This is a lightly edited excerpt from Tlaleng Mofokeng’s Dr T: A Guide to Sexual Health & Pleasure (Pan Macmillian, 2019), R290.
I was walking across the street on Broadway in New York City and saw a massive billboard with Pretty Woman in neon red lights. I immediately felt nostalgic as Pretty Woman is one of my top two movies of all time. It was only a few weeks prior that I had watched the movie, for what must be the hundredth time, and had live Tweeted using the hook, “sex work is work”.
For anyone who hasn’t seen the movie (which is highly unlikely), the film centres around Vivian Ward, infamously played by Julia Roberts, and Edward Lewis, played by Richard Gere. Their first encounter sets the scene for a business transaction; the exchange is cheeky and happens on the street before Vivian agrees to leave with Edward. They navigate various issues during their week-long rendezvous and go on to develop a romantic relationship.
It was only when I had watched Pretty Woman a few times that I realised what the first encounter between them was really about; a businessman acquiring the services of an escort.
Although many people do not necessarily identify themselves as sex workers, sex work in its many forms is considered work. The adoption of the use of the term “sex work” was in the 1970s and the International Labour Organisation (ILO), a specialised agency of the United Nations, affirmed and recognised sex work as work.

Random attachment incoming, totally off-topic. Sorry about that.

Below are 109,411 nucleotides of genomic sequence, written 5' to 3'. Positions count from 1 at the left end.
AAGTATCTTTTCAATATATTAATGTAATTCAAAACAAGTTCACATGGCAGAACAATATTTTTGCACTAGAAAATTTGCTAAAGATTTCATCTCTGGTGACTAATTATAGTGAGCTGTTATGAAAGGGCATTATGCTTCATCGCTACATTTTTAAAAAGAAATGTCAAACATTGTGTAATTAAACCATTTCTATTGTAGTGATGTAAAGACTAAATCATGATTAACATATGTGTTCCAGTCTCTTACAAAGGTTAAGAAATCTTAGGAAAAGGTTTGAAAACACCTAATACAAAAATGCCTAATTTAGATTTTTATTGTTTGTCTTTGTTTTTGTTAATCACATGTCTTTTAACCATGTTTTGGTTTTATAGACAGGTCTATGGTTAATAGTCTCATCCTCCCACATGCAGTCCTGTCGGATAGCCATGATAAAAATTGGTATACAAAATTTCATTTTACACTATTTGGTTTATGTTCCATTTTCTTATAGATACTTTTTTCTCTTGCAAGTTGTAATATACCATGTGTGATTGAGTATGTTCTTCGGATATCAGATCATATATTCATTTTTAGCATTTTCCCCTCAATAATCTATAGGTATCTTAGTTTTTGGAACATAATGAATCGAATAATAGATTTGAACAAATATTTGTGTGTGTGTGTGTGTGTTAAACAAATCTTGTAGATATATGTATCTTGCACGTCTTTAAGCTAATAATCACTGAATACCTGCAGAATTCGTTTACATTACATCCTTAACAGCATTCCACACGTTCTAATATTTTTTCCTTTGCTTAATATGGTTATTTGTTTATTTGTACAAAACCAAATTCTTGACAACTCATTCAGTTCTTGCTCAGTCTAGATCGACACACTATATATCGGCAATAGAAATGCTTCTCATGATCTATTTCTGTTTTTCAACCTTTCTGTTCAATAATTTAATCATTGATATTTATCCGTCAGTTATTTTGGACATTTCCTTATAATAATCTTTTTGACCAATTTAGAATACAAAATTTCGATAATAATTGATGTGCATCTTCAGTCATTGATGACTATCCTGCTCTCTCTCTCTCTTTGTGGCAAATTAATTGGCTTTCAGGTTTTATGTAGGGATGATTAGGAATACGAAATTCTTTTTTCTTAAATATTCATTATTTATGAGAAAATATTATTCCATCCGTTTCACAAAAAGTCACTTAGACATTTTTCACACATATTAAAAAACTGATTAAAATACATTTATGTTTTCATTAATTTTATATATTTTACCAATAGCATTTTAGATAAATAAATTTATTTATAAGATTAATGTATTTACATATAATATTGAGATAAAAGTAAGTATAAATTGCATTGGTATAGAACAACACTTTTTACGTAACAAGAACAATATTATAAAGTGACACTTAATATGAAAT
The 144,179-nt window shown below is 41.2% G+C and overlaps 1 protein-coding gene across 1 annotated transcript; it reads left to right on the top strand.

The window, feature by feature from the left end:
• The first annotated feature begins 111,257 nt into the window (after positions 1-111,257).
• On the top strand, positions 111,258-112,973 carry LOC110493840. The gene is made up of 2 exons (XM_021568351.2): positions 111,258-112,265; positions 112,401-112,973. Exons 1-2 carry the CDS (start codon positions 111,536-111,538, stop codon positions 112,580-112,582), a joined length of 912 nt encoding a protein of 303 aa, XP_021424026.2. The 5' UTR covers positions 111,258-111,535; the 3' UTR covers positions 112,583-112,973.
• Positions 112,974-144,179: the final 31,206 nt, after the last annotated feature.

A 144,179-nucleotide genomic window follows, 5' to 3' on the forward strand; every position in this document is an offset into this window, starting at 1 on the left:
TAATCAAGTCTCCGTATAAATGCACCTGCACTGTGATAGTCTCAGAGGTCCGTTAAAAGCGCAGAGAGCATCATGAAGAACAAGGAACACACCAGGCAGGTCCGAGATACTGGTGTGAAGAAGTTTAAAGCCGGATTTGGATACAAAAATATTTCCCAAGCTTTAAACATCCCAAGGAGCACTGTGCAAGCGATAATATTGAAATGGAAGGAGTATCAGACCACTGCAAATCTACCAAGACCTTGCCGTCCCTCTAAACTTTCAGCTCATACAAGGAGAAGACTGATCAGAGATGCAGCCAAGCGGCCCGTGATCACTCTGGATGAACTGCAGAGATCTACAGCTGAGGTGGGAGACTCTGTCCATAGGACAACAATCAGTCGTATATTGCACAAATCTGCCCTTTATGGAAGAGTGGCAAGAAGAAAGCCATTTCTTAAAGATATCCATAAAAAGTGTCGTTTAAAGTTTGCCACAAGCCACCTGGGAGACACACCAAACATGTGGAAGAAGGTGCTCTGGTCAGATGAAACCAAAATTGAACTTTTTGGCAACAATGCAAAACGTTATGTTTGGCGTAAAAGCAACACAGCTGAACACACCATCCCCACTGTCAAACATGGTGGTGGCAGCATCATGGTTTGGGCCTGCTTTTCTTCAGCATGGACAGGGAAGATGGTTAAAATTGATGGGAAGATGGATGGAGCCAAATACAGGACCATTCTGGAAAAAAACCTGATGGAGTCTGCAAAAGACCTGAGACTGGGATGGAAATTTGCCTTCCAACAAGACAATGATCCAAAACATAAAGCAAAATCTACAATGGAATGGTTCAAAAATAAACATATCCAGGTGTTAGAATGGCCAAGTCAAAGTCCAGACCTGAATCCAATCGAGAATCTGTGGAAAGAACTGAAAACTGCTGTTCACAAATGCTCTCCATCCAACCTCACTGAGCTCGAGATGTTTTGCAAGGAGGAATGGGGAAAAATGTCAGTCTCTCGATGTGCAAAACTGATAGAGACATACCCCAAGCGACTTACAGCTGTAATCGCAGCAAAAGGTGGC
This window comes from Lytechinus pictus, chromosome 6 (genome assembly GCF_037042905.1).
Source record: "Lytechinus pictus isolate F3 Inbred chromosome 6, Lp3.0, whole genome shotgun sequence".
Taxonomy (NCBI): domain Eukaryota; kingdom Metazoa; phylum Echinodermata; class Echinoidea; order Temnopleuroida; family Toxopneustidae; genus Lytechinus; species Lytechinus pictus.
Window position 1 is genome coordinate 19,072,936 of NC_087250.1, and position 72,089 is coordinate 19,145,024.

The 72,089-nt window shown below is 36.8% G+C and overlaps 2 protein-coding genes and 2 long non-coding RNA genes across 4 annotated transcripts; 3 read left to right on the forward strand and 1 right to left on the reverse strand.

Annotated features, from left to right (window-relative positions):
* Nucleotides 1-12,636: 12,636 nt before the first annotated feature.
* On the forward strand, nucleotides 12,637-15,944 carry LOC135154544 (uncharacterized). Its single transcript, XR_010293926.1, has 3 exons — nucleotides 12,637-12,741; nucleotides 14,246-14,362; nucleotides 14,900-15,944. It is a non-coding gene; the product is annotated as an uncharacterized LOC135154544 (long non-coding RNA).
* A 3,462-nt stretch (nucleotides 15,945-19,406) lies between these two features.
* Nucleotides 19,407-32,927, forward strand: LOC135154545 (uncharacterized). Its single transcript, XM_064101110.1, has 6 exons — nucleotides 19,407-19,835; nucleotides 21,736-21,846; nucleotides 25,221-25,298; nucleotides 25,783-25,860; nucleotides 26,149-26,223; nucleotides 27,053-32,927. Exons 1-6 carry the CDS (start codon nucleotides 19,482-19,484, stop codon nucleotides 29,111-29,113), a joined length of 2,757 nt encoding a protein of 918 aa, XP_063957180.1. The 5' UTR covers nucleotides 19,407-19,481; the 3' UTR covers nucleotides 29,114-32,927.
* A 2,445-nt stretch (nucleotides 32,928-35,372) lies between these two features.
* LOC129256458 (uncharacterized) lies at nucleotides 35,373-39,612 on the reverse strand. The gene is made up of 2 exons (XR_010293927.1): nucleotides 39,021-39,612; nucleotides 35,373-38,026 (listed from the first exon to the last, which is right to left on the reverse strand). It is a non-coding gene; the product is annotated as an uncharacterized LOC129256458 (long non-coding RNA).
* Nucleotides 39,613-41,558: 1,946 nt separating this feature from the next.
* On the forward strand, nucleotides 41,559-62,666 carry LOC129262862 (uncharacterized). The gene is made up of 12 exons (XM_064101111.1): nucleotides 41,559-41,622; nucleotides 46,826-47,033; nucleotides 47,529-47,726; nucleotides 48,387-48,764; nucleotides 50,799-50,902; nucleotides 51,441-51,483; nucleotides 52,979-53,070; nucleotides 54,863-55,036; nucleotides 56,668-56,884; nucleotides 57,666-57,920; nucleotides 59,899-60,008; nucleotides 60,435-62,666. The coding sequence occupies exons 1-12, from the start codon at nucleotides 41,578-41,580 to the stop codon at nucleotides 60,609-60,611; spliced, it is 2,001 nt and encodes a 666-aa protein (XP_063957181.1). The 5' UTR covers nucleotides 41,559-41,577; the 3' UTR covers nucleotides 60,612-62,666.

In my work as a medical doctor and in the area of medical policy, many people in public health view sex workers through a narrow lens of HIV. This conjures gross stereotypes about sex work, in all the various gender and sexualities, are not “vectors of disease”. Not all sex workers engage in sexual contact and those who do are not all performing penetrative sexual acts. Though, undeniably, that is a big part of sex work. Not all sex workers are HIV positive and HIV is not the only concern that sex workers have. Public health does not need to be safeguarded from sex workers and even governments who boast HIV programmes for key populations at risk of HIV, still fail to provide lubricants and internal and external condoms and facilities remain inaccessible for the majority of sex workers. Sex workers have needs beyond HIV such as treatment of other sexually transmitted diseases, cervical cancer screening, trauma counselling, contraceptives and safe abortion care.
The need for states to protect, uphold and defend the rights of sex workers is an urgent global feminist issue. One that has been eclipsed by global health politics, economic crises and migration, yet these very issues are well documented as structural drivers of HIV, human rights abuses and women are always adversely affected. Global efforts have been growing in specific countries such as South Africa, led by the biggest sex worker-led movement, Sisonke, and the advocacy and policy work of Sweat (Sex Workers Education and Advocacy Taskforce).
It was with much vigour that Sisonke, Sweat and members of the Asijiki Coalition, were involved in a march in solidarity with Proud, the Dutch union of sex workers in Amsterdam, as they delivered a memorandum to city officials demanding protection of the right of sex workers to work in safe working conditions in the city. We have been a part of several protests, highlighting several issues affecting women, and of course sex work decriminalisation, and at previous protests we resorted to throwing sanitary towels on stage to protest the VAT placed on sanitary products.